I suspect, based on my observations, that user-generated content is currently being understood too narrowly. Many companies have chosen to view user-generated content solely as a means of generating supplemental content or extending the shelf-life of a game, instead of grasping its many different applications. For instance, the role of users in generating the play environment in CCGs deepens the personal investment that each player has in the game, as their success depends on their own abilities, either as a deck builder or as an analyst and user of another player's creation. An open and easy-to-use framework for user-generated content can also produce valuable information about what kinds of content users are creating, and what forms of play and content they prefer, effectively producing market research for the next generation of products. All in all, user-generated content has the potential to be much more than a marketing tool or a source of supplemental material: it could form the foundation of a new paradigm for interaction between audiences and content providers.

Alec Austin is a media analyst with the Convergence Culture Consortium and a graduate student with the Comparative Media Studies program at MIT. His work focuses on how commercial concerns, ads, and product placement affect the content of (and audience reactions to) TV, movies and new media such h as video games and blogs. His work has been published in The New York Review of Science Fiction and Web sites such as Strange Horizons and Savanti>, the latter of which he was a co-founder.

---------- NEWS FROM THE C3 BLOG -----------

Proceed and Permitted: Second Life's Response to Parody Site. The site Get a First Life, from Darren Barefoot, receives an interesting legal letter from Linden Labs, granting permission for the parody rather than asking for the site to pull material down. By explicitly granting the use of company images, etc., for a parody, Linden protects its own assets while also presenting a collaborative alternative to the usual prohibitionist stance of media companies regarding their intellectual properties.

Nielsen's Compromise: Six Streams of Commercial Data and Let the Industry Sort It Out. The latest chapter in the battle of commercial Nielsen ratings sees the company all but wash its hands of the argument and instead send the raw data for ad buyers and networks to continue arguing on their own.

Reviving the Fairness Doctrine? Rep. Dennis Kucinich, D-Ohio, is talking about reviving the Fairness Doctrine, but what does fairness actually mean and what are the underlying questions behind reviving such a governmental regulation?

Online Video Distribution Transforms the Sundance Film Festival. The Times recently pointed to one Sundance film that gained significant momentum through YouTube prior to the festival and another that followed up its Sundance premiere with a Second Life premiere as well.

Siklos on Antisocial Networking and Big Media's Crush on Social Networks. The NY Times columnist recently wrote about his experiences in social networks, and Sam Ford responds with some firsthand accounts of his own, as media companies continue to look to social networks as the way to connect with consumers in the modern media environment, i.e. Oxygen's new social networking initiative, Oomph.

Comcast Positioning Itself Through VOD in Competitive Media Landscape. A recent New York Times profile on Comcast focuses on the company's use of video-on-demand and other new innovations to remain competitive as telcos and satellite companies join the regular cable competition to vie for customers.

General Hospital Borrows from 24 in Real-Time Storyline During Sweeps Month. The soap opera will show the 16 hours leading up to an explosion in much the same way 24 would cover an event, but the question remains whether, through the gimmick, the writers will be able to capture what soaps are good at amid the real-time format or whether it will just be a short-term gimmick for sweeps month that falls short of its potential.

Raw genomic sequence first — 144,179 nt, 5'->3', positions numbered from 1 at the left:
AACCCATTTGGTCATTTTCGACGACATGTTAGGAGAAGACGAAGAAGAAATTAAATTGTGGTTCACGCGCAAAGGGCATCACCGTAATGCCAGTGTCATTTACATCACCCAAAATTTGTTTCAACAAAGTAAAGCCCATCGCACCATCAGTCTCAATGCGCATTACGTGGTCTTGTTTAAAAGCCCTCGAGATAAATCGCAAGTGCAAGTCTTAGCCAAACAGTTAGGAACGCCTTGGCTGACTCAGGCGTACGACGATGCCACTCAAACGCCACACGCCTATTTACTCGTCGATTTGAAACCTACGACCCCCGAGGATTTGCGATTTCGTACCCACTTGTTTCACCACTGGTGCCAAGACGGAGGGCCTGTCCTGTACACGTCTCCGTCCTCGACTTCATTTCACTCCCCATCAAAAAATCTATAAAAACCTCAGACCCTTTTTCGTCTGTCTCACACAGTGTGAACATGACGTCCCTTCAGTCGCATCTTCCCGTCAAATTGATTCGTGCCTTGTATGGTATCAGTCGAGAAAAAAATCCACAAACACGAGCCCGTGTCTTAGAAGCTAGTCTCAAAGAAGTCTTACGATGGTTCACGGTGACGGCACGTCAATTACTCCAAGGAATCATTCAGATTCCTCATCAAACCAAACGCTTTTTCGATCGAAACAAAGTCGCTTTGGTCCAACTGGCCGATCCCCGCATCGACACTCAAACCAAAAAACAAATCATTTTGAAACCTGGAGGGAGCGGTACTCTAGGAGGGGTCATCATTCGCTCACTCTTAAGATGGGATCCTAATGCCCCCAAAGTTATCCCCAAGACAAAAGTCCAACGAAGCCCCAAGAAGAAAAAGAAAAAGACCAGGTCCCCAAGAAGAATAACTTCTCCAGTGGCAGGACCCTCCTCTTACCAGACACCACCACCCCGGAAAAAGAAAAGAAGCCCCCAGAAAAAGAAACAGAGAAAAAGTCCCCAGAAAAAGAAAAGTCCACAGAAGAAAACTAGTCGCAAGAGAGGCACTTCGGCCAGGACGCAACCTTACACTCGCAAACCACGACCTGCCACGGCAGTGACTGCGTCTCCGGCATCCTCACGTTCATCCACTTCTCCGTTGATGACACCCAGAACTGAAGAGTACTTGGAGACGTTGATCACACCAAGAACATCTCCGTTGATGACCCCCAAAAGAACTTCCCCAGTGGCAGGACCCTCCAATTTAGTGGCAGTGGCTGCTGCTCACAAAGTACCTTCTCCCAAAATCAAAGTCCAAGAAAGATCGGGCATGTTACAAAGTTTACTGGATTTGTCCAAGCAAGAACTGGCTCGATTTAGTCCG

Guiding Light Celebrates Its 70th Anniversary with a Look Back at Its History on Radio, Television. The 70th anniversary of America's oldest soap opera brings to "light" the constant flux of the media industry in the 20th Century through a tribute to its own history and brings into questions the show's own future amid continuing change in daytime programming for the networks.

Broadband Video Sites Veoh and Brightcove Continue to Expand. Veoh has struck a deal with Us Weekly for an online celebrity news and entertainment show that will also incorporate user-generated content, while Brightcove receives another significant round of funding.

User-Generated Content Expected to Continue Growing While Corporate Revenue Surrounding It Questionable. A study from Screen Digest predicts that, by 2010, 55 percent of the video content viewed online will be user-generated, but the study questions how commercialized this user-generated space can become.

Netflix Expanding Beyond Postal Delivery? The Futures of Renting Movies? Netflix is transferring their brand onto digital renting services, with 1,000 television shows and films initially available at no additional charge to current Netflix subscribers.

Cable Companies and Their Little Black Boxes. Cable companies are striving to find new features to add to their cable boxes as third-party sources for time-shifting and a variety of other resources are prying control away from the service provider.

--------------- FOLLOW THE BLOG ---------------

Don't forget - you can always post, read, and carry out online conversations with the C3 team at our blog: http://www.convergenceculture.org/weblog/.

--------------- CLOSING NOTE ---------------

Inno-Tribes: Star Trek as Wikimedia, Part I: Prosuming's Final Frontier

By: Robert V. Kozinets

The following is the first of a three-part series that is an adapted portion of Kozinets' essay "Inno-Tribes: Star Trek as Wikimedia," from Consumer Tribes, forthcoming this year from Elsevier Press and edited by Bernard Cova, Kozinets, and Avi Shankar. The second piece in the series will appear next week here in the Weekly Update.